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How to contact us

Hazel Johnstone, MBE

Managing Editor

European Journal of Women's Studies
Gender Institute/ LSE
Houghton Street
London WC2A 2AE
United Kingdom


Email: ejws@lse.ac.uk| 

Tel: +44 (0)207 107 5316

efax:44 (0)207 681 2866 


European Journal of Women's Studies

The European Journal of Women's Studies is a major international forum for original scholarship at the cutting edge of research in women's studies. The journal's main focus is the complex theoretical and empirical relationship between women and the particular, and diverse, context of Europe.

As well as articles, the journal includes short topical and polemical pieces (open forums); and book reviews.

Peer-reviewed articles submitted direct to http://mc.manuscriptcentral.com/ejw|

Book reviews| to Ann Phoenix and Veronica Pravadelli

Open forums to madeleine kennedy-macfoy|

Editor's Tips:  Titles, Keywords, Abstracts

It is very important for you as author and for us as a journal that people download your article. In order for this to happen, you need to pay careful attention to the title, keywords, and abstract for your article. Here are a few tips:

1. Title

Try to make your title short and snappy. Avoid long lists and complicated descriptions. The title should grab the reader’s attention, while, at the same time, giving a clear idea of what the article is about. You want to reach as broad an audience as possible.  Most readers are either looking for something which applies to their own work, or can inspire them in pursuing their research interests. It is not always advisable, therefore, to include the specific place in which the research was done because every inquiry is conducted in a specific place. Neither is it always necessary to mention the specific ethnicity of your informants. For example, if an article is about domestic work and migration,  a title like ‘The experiences of Latin American migrants with domestic work in Belgium’ could be shortened to ‘Migrants experiences with domestic work’ and the more specific details mentioned in the abstract.  If you can think of a title which is intriguing, all the better!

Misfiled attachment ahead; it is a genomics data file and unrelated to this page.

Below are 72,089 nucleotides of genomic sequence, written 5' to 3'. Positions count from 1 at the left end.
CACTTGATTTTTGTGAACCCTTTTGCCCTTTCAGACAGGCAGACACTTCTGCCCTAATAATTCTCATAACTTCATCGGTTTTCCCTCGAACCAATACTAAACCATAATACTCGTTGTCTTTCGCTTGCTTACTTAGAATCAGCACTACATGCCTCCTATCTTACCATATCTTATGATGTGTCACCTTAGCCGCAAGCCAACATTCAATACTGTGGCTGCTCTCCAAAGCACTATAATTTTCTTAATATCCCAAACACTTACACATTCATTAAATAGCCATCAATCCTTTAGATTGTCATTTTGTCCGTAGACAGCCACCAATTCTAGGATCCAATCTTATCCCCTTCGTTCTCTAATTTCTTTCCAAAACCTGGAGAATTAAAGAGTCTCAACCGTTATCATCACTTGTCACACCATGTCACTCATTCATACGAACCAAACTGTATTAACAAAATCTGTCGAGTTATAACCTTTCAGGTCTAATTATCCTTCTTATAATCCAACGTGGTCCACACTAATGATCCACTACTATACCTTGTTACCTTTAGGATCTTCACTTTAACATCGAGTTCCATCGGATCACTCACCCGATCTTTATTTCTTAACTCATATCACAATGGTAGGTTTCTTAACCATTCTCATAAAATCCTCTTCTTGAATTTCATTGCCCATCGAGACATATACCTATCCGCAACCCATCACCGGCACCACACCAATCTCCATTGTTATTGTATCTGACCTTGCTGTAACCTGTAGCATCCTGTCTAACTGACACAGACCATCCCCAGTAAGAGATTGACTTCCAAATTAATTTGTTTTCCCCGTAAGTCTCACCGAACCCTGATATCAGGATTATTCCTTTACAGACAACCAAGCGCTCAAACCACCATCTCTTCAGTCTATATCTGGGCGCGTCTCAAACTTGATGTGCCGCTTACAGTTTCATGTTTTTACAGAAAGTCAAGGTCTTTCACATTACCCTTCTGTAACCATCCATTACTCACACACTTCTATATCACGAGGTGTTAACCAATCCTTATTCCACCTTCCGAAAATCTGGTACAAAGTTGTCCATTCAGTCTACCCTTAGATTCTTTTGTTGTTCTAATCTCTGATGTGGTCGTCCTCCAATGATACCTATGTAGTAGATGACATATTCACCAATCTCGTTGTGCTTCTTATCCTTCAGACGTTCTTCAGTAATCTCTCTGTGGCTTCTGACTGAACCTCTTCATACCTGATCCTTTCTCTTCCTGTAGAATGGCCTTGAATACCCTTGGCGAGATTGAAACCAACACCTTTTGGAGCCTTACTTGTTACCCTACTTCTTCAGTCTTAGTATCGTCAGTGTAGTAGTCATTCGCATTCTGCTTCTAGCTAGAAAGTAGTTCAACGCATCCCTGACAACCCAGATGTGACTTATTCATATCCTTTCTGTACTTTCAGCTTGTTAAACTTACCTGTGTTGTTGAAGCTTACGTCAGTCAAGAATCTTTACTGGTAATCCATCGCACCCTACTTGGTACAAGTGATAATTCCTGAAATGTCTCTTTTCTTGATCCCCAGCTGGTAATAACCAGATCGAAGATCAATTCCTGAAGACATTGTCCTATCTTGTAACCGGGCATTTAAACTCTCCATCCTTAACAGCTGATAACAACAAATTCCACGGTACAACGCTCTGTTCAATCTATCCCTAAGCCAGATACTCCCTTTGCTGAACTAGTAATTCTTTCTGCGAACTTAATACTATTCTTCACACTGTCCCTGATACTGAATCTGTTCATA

2. Keywords

You need to have 4-5 keywords. Since your article can be downloaded through the title, you want to avoid repeating title words as keywords. This is just a missed opportunity. Instead look for keywords that might be used in a search. These could be theoretical concepts or specific events or processes. Imagine what you type into google yourself when you are looking for literature.

3. Abstracts

Remember that the abstract will be the first thing someone reads. It will be decisive in determining whether he or she decided to read the article.  You need to weigh every sentence and, indeed, every word.  Your abstract should be clear and well-written. Make sure that you give the reader a good idea of what the article is about as well as the kinds of  results s/he can expect without giving away all of your arguments.


Special Issues

Our special issue on The New Europe: 25 Years after the Fall of the Wall, edited by Barbara Einhorn and Kornelia Slavova was published in November 2014,

Forthcoming Special issues:

Gendering-Genocide-CfP|   (ed. Ayşe Gül Altınay and Andrea Petö)  publication Vol. 22, issue 4, November 2015.

CALL for PAPERS for special issue on 

Transnational/Global Europe, Female Artists and Visual Culture  |

Editors: Veronica Pravadelli (Roma Tre University)

and Rosanna Maule (Concordia University)

deadline 31 October 2015

Book reviews:

EJWS occasionally publishes online the best book reviews produced on WS and GS courses. The aim is for students to work with their tutors/lecturers to produce excellent book reviews to be submitted to the journal for consideration.

2013 best masters students' entries  in book reviews, in conjunction with the University of Utrecht, gender graduate programme, are as follows: 

Lisa McLaughlin and Cynthia Carter (eds). Current Perspectives in Feminist Media Studies. London: Routledge, 2012; 160 pp.: 9780415540117
Reviewed by: Suen de Andrade e Silva
Sandra Ponzanesi and Margueritte Waller (eds), Postcolonial Cinema Studies, London, Routledge, 2011, 250 pp., ISBN 978-0-415-78229-6 (paperback) – 978-0-415-78228-9 (hardcover).
Reviewed by: Milica Trakilović
Robert Kulpa and Joanna Mizieliñska (eds.), De-Centring Western Sexualities: Central and Eastern European Perspectives, London, Ashgate, 2011, 232 pp., ISBN: 978-1-4094-0242-8
Reviewed by: Rasa Navickaite


European Journal of Women's Studies |is available electronically on SAGE Journals Online. Recent article feeds can be found on this site, which also gives you the option of browsing recent articles and most cited/rea



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